Kunwar Inderjit Singh

Kunwar Indrajit Singh (Nepali: कुँवर इन्द्रजीत सिंह; 1906 – 4 October 1982), popularly known as Dr. K.I. Singh or just K.I. Singh was a Nepali politician and revolutionary who served as the 20th Prime Minister of Nepal in 1957.[1] He was a key Nepali Congress organizer in the 1951 Nepali Revolution, and was a leader in its militant wing, the Muktisena,[2] who later refused to recognize the Delhi Accord and was forced to flee the country following a revolt he took part in.[3] In 1955 he returned and formed the United Democratic Party, and following the installation of the Panchayat system he agitated for its end, for which he was jailed. Following his release, he went into self-imposed exile, and much later returned to Nepal and was elected a member to the Rastriya Panchayat. He was known as the "Robin Hood of the Himalayas", and was very popular throughout the country.[4][5]

Kunwar Indrajit Singh
कुँवर इन्द्रजीत सिंह
KI Singh.jpg
20th Prime Minister of Nepal
In office
26 July 1957 – 15 November 1957
Preceded byTanka Prasad Acharya
Succeeded bySubarna Shamsher Rana
Personal details
Dumrakot Doti, Nepal
DiedOctober 5, 1982 (Aged 77)
Bangkok, Thailand
Political partyUnited Democratic Party, Nepali Congress


Early lifeEdit

K.I. Singh was born in the Doti District of Nepal, and his father was a minor Thakuri landlord.[3] He was educated in India, and also served in the Indian Army, where he received medical training. Eventually, he set up a medical practice in Nautanwa, an Indian town on the India-Nepal border.

Nepali Congress organizerEdit

Before the revolution, he met with Bholanath Sharma, a Nepali Congress organizer, and other Congress members, which led to him joining the Congress in their struggle against the Rana Dynasty. He operated out of Nautanwa, and became a manager of the Congress party office there. He was an effective organizer, and was able to get support from people he knew through his medical practice and ex-servicemen from India.[3]

During the revolutionEdit

The revolutionEdit

When the fighting began, he crossed the border into Nepal with a group of around a dozen men and around 8-9 rifles. He set himself up in the village of Myudihawa, but was faced with much pressure from government forces, which forced him and his men to move to Karabla, another village that was more defensible for it was surrounded on three sides by a river. Though he lacked both weapons and food at first, he was able to get both from the countryside, defeating government forces, his old Indian ex-serviceman friends, and a wealthy zamindar called Radhakumari(popularly called 'Muwa by her well wishers'), one of the few zamindar's who took the side of the rebels.[3] He was not, however, properly supported by Gopal Shumsher, the son of Rudra Shumsher, a Rana who was in the line of succession but was removed following Juddha Shumsher's purge in 1934. Gopal was a C-class Rana who was in command of Singh's section of the border, but Singh had a history of being hostile to all Rana's, even boycotting a merger with the Nepali National Congress and Subarna Shamsher Rana's Nepali Democratic Congress, and therefore did not work effectively with Gopel and did not receive proper support from him.[3]

K.I. Singh's main focus throughout the revolution was the city of Bhairawa (current day Siddharthanagar), which he tried to take from the forces of the Bada Hakim (leader) of Bhairawa, though he was unsuccessful. Singh's most serious clashes were with the local zamindars, who were extremely unpopular among the peasantry for allegedly bringing in Indian goodas to loot their villages in 1949–50. When the fighting began, these zamindars sent their families to India and started cooperating with the Bada Hakim of Bhairawa. Singh's battles with the zamindars was extremely brutal. For example, after storming the house of zamindar Bhubaneshwar Shukla, nine government soldiers who were inside were gunned down immediately for allegedly mistreating rebels previously, and fifty Indian goondas who were there tried to escape but were killed by the villages who helped Singh with the siege. When he begged Singh for his life, one of Singh's followers clubbed him to death with a lathi, and the villagers later battered his corpse.[3]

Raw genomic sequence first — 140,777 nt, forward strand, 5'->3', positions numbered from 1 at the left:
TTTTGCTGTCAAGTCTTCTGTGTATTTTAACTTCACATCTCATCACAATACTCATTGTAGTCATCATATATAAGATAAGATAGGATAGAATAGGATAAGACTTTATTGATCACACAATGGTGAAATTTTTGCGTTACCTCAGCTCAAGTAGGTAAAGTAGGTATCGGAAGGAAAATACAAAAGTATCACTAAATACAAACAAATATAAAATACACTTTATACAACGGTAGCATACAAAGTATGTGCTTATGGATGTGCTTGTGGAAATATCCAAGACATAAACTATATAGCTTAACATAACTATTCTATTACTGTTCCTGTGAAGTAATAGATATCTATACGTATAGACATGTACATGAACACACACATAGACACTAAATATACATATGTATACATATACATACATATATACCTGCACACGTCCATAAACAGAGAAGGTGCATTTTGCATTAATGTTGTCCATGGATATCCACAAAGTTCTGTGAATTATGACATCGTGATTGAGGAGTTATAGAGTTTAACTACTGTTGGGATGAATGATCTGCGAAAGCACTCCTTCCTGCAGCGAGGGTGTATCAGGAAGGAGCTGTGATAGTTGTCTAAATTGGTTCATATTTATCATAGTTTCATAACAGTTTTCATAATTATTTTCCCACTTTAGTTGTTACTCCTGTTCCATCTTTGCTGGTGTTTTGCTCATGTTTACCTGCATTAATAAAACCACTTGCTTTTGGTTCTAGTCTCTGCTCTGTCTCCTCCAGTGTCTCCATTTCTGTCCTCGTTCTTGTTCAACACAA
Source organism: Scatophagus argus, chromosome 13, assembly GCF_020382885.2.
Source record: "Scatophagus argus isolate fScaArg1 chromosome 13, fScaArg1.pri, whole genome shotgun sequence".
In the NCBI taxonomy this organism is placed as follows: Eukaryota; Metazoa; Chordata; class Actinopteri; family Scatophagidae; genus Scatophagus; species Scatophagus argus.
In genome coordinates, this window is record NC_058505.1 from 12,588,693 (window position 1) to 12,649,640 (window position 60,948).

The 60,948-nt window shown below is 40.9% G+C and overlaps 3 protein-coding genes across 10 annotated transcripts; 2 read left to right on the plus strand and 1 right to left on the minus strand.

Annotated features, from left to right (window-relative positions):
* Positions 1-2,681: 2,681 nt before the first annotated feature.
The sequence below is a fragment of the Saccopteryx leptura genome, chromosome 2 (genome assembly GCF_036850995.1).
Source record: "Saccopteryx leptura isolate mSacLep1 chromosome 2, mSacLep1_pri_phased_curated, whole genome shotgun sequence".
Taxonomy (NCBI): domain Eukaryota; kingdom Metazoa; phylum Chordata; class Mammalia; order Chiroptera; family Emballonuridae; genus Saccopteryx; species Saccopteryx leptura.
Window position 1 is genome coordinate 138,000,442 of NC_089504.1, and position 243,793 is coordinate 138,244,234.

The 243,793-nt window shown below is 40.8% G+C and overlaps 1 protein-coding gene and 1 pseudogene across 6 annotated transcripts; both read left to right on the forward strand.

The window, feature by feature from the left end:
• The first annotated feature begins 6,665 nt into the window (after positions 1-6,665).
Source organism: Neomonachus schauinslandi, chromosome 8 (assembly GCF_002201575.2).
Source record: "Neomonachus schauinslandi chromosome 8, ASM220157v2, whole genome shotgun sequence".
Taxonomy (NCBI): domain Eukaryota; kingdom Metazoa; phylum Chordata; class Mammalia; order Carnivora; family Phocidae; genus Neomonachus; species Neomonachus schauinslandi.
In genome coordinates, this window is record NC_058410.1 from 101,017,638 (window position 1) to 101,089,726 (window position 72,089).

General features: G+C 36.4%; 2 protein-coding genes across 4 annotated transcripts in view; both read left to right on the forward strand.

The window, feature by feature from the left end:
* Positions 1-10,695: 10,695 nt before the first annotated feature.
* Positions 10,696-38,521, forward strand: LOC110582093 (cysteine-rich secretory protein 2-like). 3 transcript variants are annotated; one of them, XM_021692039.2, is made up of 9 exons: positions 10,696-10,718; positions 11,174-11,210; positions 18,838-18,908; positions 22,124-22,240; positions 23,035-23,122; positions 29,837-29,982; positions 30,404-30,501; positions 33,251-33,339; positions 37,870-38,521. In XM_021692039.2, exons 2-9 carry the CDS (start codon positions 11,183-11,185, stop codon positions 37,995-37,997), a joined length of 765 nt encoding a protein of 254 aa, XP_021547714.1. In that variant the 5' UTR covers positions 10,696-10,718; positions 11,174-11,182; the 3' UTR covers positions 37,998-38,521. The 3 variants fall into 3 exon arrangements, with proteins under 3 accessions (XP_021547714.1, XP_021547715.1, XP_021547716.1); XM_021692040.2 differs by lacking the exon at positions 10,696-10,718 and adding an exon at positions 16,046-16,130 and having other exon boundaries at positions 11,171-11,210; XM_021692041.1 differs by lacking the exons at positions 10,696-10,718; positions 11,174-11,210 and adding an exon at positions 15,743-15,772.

The Dehli AccordEdit

The Dehli Accord officially brought about the end of the revolution. It was a compromise between the Rana's, King Tribhuvan, and Nepali Congress, which allowed for the creation of a government of a mix between Rana's and Nepali Congress members, with Mohan Shumsher remaining as Prime Minister. Though K.I. Singh was asked to stop the fighting, he refused to accept the Dehli Accord, and was dissatisfied with the leadership of Nepali Congress.[6] He launched another unsuccessful attack on Bhairawa, but was soon arrested in February 1951 by Indian and Nepali troops. When he was captured, his force was said to number 200-400 men. Following his arrest, he quickly escaped, but was recaptured, and sent to a jail in Kathmandu.

The Raksha Dal RevoltEdit

The Raksha Dal was an auxiliary security force set up immediately after the revolution, mostly from members of the Muktisena, Nepali Congress' militant wing. In January 1952, Ram Prasad Rai, a militant revolutionary similar to K.I. Singh who also refused to accept the Dehli Accord, started a protest in Kathmandu against Prime Minister Mohan Shumsher and the Dehli Accord. After Rai had made a speech in the city, declaring the need for a renewed revolt, he was arrested. This arrest led to a revolt of the Raksha Dal in Kathmandu, who freed both Ram Prasad Rai and K.I. Singh from jail and occupied the Singha Durbar. Rai and Singh tried to negotiate with the government, but after a few days, the revolting Raksha Dal were defeated, for the army and most of the Raksha Dal officers remained loyal to the government.[4] Both Rai and Singh fled Nepal into Tibet to the north, but Rai died en route.[3]

Exile and returnEdit